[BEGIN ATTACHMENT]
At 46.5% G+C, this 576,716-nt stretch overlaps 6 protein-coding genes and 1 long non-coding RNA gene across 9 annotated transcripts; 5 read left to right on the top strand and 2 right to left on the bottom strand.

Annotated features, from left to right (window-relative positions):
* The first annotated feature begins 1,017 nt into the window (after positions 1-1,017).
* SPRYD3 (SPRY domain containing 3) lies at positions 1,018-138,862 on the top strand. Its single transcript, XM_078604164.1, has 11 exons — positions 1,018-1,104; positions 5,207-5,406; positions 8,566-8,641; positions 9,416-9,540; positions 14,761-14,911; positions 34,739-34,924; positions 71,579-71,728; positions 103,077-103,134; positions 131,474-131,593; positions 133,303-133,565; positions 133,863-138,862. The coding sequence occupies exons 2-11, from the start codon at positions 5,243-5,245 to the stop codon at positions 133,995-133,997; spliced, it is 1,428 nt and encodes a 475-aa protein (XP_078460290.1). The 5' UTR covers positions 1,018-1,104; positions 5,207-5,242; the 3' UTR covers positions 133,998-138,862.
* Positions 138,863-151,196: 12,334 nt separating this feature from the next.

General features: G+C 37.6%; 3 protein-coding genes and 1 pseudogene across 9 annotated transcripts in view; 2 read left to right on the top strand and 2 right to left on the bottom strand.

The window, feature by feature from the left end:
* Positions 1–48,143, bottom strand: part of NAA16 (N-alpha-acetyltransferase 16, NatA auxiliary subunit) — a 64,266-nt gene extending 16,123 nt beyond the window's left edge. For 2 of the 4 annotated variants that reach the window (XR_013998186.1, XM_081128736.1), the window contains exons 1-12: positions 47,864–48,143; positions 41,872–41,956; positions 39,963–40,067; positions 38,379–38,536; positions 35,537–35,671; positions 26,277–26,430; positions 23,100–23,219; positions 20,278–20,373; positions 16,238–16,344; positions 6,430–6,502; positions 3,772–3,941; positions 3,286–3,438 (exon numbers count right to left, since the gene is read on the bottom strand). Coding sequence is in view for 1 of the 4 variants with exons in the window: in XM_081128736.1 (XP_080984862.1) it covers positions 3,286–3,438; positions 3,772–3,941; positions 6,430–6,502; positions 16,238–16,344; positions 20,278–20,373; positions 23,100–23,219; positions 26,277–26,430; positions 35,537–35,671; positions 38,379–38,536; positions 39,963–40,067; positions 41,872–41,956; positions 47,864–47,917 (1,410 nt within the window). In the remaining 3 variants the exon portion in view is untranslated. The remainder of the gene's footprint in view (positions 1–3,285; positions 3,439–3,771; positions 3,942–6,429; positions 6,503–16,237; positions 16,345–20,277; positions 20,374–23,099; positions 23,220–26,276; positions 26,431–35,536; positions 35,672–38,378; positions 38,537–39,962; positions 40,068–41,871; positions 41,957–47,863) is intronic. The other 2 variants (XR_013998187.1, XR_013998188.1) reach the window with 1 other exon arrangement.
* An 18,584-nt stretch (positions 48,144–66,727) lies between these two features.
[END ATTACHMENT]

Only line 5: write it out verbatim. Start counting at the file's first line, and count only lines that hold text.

* Positions 138,863-151,196: 12,334 nt separating this feature from the next.